Queen Elizabeth II has covered the April issue of British Consumption. British Consumption actually has two covers for the April issue, one with QEII and one with Anya Taylor-Joy. Apparently, QEII didn’t actually sit down for a British Vogue photoshoot, although I wouldn’t mind if he did. Vogue is celebrating the Platinum Jubilee, apparently, so they used an old photo of Liz, and the magazine made an editorial of one of the rarely seen photos of the Queen, also publishing an article about her style. It’s actually the Queen’s first time on the cover of British consumption, a fact that amazes me. Magazine seriously never put him on their cover before? What a crazy supervision. However, I did enjoy the article about her style and there are some interesting things about Angela Kelly – the queen’s dresser and BFF – and how the queen has always enjoyed fashion and clothes. Some highlights:
Introduction Laying it thick: Imagine it not wrong. Ever. Stylistically, every day of your life, it’s the nail. Never feel over-dressed, under-dressed or otherwise mistakenly dressed. Queen Elizabeth II’s style choices have always been flawless, and have always been. Always accurate, composing and confident, and although it may seem relatively simple in terms of shape and silhouette, her dress never fails to convey a message of optimism, diplomacy, hope and stability.
Queen’s trade secrets: If mild winds are forecast, the weights are carefully sewn into the hemline, any heavy beaded garment often has extra lining on the back for cushioning (uncomfortable to sit in dense embroidery) and the choice of fabric must always be royal, appropriate. For the occasion, the climate and the time of year, perhaps most importantly it must be resistant to creasing. Each fabric is rigidly wrapped before purchase so that it can withstand wrinkles.
The Queen has been stockpiling fabric for decades: The fabrics that make up the grade are collected and nurtured year after year and stored in a stockroom on the dressers floor of Buckingham Palace, which Kelly regularly reviews for inspiration. The gold dress worn at the Queen’s Diamond Jubilee concert 10 years ago – and inspired by the gold image above the Queen Victoria Memorial in front of the palace – was made from a cloth bought in 1961. Other clothes have been stored here since then. Maharaj was a princess. It’s ridiculous that some of the world’s best designers have discovered “deadstock” in their drive to claim proof of their durability in recent seasons, but this kind of accomplishment and style approach has long defined the queen.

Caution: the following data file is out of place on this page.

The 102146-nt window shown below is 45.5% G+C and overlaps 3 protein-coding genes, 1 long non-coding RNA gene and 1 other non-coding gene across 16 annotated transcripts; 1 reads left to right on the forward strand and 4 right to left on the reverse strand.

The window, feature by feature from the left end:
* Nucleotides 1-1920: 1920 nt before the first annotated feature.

The Queen likes Singapore silk: Before making the fabric, the queen approves each sketch and fabric sample. She has a keen interest in clothes, especially Singaporean silk. It is understood that during the visit to Singapore, local businessmen will bring their luggage to the airport for his arrival. The queen will browse and select her and the shopping will be collected when returning home. Incredibly decisive, His Majesty rarely changes his mind about a dress he has agreed to before. The king even does his own make-up every day and for every event (the only exception is the depiction of the Queen’s Christmas message).
The Queen likes to recycle: Kelly writes, “Her majesty is always frugal and prefers that her clothing be adapted and reused as much as possible.” “Typically, the lifespan of a garment can be up to about 25 years.” After two or three public appearances, the designs are changed or they are assigned to off-duty wear. Like most of us, in reality, the way something often starts out as “for the maximum” before it gradually loses its lust as it wears and wears over the years; Unlike most of us, though, I imagine it’s hard to claim to never get it wrong.
[From British Vogue]
I actually think the dresses that the queen wore when she was younger were really beautiful, especially for that time. Attention to detail, the way she made everything for her big breasts and small frame, holds so many pieces. The crown It shows what she wore in those early years too – the usual Kashmiri sweater set, the tweed skirt below the knee, this kind of thing. By the time she was 50 or older, she was wearing a really bright coat and matching hat. Personally, I don’t always like this thing. Even before her health problems, I noticed that this style often turned into something cartoonish, very stylish, and there were times when she looked like a mad hatter.
British cover covers and additional photos courtesy of IG, WENN, Avalon Red and Instagram.